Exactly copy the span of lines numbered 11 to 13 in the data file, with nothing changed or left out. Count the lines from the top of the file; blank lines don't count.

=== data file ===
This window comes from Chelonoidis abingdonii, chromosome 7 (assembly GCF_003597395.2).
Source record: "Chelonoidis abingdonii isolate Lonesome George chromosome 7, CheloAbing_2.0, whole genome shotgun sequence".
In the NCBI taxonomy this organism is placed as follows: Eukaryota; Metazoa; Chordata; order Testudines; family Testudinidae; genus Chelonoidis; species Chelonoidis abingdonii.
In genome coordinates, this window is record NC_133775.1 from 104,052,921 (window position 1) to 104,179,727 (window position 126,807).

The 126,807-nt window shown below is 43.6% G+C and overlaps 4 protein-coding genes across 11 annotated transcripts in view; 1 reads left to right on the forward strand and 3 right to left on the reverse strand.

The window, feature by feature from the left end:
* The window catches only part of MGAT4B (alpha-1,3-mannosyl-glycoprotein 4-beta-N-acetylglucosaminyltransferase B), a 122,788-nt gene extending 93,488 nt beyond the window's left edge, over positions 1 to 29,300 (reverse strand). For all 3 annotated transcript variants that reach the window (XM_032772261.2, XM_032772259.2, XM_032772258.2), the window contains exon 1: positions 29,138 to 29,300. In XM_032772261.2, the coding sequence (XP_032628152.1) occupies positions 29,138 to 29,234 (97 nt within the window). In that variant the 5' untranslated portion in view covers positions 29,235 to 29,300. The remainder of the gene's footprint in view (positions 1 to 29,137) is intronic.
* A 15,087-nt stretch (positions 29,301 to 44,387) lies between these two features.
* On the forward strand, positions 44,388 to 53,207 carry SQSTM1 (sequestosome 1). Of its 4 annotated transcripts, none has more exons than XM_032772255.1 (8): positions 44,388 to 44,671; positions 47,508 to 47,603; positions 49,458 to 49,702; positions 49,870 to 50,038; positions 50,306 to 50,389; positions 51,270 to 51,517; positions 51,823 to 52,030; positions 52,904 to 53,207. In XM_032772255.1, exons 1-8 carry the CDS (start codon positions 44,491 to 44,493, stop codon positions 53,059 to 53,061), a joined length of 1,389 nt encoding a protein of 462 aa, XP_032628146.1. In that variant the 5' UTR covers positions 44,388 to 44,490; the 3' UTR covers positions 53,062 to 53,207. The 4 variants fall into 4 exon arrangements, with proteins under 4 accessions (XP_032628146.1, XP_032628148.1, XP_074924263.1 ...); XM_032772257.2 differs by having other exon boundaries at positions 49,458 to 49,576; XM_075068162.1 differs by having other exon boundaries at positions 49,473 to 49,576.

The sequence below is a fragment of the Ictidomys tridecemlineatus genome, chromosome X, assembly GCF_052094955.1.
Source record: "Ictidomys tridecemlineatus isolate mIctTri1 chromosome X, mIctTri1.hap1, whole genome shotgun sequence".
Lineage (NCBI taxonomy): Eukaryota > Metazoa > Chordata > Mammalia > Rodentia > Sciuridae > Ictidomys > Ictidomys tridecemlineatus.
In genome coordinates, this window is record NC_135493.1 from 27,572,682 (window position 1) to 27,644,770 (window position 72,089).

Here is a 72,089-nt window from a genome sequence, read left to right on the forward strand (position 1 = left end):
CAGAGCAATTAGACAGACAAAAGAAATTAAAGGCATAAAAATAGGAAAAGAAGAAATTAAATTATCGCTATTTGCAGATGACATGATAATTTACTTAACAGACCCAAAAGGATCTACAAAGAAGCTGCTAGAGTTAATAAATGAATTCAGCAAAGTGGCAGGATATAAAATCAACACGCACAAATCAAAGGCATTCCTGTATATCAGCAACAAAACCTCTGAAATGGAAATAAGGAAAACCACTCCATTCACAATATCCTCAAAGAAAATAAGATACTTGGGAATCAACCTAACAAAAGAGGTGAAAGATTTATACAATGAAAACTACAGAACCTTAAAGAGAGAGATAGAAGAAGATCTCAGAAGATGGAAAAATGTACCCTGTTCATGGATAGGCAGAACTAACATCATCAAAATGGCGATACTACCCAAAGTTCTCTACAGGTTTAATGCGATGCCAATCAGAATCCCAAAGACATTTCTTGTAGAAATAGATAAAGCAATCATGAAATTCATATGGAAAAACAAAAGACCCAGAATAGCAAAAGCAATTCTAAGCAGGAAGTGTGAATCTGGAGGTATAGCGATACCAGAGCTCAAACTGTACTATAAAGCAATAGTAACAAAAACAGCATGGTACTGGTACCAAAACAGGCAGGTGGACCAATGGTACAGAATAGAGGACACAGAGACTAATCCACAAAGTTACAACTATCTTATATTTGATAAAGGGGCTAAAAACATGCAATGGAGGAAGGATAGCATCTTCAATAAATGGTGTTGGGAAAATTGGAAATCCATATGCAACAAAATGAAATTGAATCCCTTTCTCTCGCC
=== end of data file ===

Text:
Source record: "Ictidomys tridecemlineatus isolate mIctTri1 chromosome X, mIctTri1.hap1, whole genome shotgun sequence".
Lineage (NCBI taxonomy): Eukaryota > Metazoa > Chordata > Mammalia > Rodentia > Sciuridae > Ictidomys > Ictidomys tridecemlineatus.
In genome coordinates, this window is record NC_135493.1 from 27,572,682 (window position 1) to 27,644,770 (window position 72,089).